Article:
Philosophical Studies 176 (1):93-115 (2019)

Authors
N. G. Laskowski
California State University, Long Beach
Abstract
It is often said that normative properties are “just too different” to reduce to other kinds of properties. This suggests that many philosophers find it difficult to believe reductive theses in ethics. I argue that the distinctiveness of the normative concepts we use in thinking about reductive theses offers a more promising explanation of this psychological phenomenon than the falsity of Reductive Realism. To identify the distinctiveness of normative concepts, I use resources from familiar Hybrid views of normative language and thought to develop a Hybrid view of normative concepts. In addition to using this new Hybrid view to explain why reductive theses are difficult to believe, I show how to preserve several patterns of inference involving normative concepts that, intuitively, it is possible to make, and hence answer an important recent challenge to Hybrid views from Mark Schroeder.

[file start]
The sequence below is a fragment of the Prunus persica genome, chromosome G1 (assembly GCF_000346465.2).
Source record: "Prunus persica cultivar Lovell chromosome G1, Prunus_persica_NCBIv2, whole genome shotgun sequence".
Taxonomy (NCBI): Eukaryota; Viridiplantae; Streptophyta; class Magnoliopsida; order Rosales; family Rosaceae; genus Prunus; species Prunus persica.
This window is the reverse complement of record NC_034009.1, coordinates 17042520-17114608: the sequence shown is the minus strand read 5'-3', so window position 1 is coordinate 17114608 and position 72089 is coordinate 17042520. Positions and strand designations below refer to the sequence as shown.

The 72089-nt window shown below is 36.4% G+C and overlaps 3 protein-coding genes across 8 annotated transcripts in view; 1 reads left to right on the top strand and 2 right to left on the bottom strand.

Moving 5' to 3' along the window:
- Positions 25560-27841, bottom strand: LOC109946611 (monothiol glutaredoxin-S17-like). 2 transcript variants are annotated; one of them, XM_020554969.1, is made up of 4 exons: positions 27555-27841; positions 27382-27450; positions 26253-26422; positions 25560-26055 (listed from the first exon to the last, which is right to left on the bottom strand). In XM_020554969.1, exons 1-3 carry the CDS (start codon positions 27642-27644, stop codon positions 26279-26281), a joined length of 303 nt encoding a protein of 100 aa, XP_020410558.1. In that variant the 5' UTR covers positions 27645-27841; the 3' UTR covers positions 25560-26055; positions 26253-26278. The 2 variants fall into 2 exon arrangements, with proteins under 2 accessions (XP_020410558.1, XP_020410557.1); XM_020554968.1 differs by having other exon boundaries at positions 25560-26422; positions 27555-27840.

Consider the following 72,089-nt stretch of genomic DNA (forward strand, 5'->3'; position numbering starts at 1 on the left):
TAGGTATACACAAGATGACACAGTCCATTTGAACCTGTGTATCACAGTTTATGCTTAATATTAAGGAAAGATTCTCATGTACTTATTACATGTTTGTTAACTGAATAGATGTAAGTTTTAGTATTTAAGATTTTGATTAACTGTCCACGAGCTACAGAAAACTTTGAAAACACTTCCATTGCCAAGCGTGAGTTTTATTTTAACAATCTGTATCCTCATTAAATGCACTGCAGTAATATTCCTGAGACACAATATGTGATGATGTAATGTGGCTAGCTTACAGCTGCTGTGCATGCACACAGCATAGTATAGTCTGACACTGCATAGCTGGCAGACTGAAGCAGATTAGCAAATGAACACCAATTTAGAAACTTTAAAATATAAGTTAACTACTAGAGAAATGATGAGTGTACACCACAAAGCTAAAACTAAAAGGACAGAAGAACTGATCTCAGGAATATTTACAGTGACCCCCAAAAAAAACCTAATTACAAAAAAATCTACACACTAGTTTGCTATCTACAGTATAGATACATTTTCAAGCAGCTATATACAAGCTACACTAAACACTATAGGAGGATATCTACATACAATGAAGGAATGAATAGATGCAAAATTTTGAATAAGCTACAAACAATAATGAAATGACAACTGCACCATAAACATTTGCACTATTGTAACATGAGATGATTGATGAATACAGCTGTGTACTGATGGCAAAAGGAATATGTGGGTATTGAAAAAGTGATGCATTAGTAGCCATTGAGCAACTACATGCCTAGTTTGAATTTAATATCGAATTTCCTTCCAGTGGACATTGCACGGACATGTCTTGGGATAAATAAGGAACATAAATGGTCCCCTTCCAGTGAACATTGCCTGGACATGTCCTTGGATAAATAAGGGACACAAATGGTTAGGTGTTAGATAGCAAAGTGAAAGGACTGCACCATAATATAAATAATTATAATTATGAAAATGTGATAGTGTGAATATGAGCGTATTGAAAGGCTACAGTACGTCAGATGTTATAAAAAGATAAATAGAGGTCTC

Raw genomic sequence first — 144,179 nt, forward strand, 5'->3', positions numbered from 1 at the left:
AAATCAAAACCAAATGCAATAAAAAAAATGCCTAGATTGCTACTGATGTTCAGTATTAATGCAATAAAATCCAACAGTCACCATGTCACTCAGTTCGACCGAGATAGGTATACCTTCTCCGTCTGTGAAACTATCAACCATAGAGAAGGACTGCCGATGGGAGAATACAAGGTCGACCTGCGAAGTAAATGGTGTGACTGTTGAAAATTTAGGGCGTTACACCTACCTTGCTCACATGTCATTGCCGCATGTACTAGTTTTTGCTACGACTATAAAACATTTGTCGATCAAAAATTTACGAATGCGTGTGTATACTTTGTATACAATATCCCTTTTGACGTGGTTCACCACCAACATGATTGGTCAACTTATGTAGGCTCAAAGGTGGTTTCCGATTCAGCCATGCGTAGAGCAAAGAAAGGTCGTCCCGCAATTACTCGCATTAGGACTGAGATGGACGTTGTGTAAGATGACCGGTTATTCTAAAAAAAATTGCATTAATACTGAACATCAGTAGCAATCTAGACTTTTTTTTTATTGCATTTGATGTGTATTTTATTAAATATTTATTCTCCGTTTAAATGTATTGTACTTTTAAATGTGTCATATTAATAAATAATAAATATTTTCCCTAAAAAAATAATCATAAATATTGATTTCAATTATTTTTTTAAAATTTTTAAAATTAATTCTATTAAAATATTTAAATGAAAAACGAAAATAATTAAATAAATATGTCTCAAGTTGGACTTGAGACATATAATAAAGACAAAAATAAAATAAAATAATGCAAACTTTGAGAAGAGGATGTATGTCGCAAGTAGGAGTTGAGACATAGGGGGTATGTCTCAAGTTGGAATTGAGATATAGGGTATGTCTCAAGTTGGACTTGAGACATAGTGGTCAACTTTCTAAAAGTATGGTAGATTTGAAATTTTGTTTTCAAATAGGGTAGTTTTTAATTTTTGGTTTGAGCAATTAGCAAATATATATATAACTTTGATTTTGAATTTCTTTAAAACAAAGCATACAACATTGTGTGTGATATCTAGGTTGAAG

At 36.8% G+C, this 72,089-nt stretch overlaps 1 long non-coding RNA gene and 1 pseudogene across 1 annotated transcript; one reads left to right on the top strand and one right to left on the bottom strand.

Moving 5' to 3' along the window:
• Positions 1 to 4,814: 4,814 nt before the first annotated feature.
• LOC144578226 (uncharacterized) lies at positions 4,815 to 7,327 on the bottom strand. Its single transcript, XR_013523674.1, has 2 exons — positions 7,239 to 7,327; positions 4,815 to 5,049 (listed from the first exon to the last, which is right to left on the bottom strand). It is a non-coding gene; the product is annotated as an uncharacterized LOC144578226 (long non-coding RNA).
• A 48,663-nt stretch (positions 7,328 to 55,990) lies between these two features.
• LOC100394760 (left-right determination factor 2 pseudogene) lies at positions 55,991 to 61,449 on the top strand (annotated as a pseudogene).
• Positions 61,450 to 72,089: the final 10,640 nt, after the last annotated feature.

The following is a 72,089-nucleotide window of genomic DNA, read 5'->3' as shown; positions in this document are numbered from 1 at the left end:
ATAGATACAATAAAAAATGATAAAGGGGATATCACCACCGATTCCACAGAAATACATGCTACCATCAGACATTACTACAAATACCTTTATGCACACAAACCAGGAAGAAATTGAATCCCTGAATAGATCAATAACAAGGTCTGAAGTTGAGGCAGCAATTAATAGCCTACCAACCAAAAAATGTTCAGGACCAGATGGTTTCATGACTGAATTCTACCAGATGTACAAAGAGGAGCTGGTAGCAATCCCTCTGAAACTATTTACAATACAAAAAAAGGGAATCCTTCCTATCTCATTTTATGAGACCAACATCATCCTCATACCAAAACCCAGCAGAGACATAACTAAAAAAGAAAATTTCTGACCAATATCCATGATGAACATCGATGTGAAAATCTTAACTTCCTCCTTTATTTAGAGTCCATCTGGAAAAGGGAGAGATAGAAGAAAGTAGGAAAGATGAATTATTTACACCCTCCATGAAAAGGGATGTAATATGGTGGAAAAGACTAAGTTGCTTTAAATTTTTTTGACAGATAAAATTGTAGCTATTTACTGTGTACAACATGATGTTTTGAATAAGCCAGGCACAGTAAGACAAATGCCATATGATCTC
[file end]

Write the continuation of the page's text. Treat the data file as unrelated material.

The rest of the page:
Keywords Normative Concepts  Hybridism  Reductive Realism  Robust Realism  Moral Concepts  Moral  meta-ethics  naturalism  just too different  boyd  cornell realism
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DOI 10.1007/s11098-017-1007-1
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References found in this work BETA

On What Matters: Two-Volume Set.Derek Parfit - 2011 - Oxford University Press.
Language, Truth and Logic.A. J. Ayer - 1936 - London: V. Gollancz.

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Citations of this work BETA

Resisting Reductive Realism.N. G. Laskowski - 2020 - In Russ Shafer-Landau (ed.), Oxford Studies in Metaethics Volume 15. Oxford: Oxford University Press. pp. 96 - 117.
A Solution to the Many Attitudes Problem.Bob Beddor - 2020 - Philosophical Studies 177 (9):2789-2813.
‘Ought’-Contextualism Beyond the Parochial.Alex Worsnip - 2019 - Philosophical Studies 176 (11):3099-3119.
Naturalism and normative cognition.Matthew S. Bedke - 2021 - Philosophical Studies 178 (1):147-167.

View all 11 citations / Add more citations

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Naturalizing the Normative.Eric H. Gampel - 1991 - Dissertation, University of Michigan
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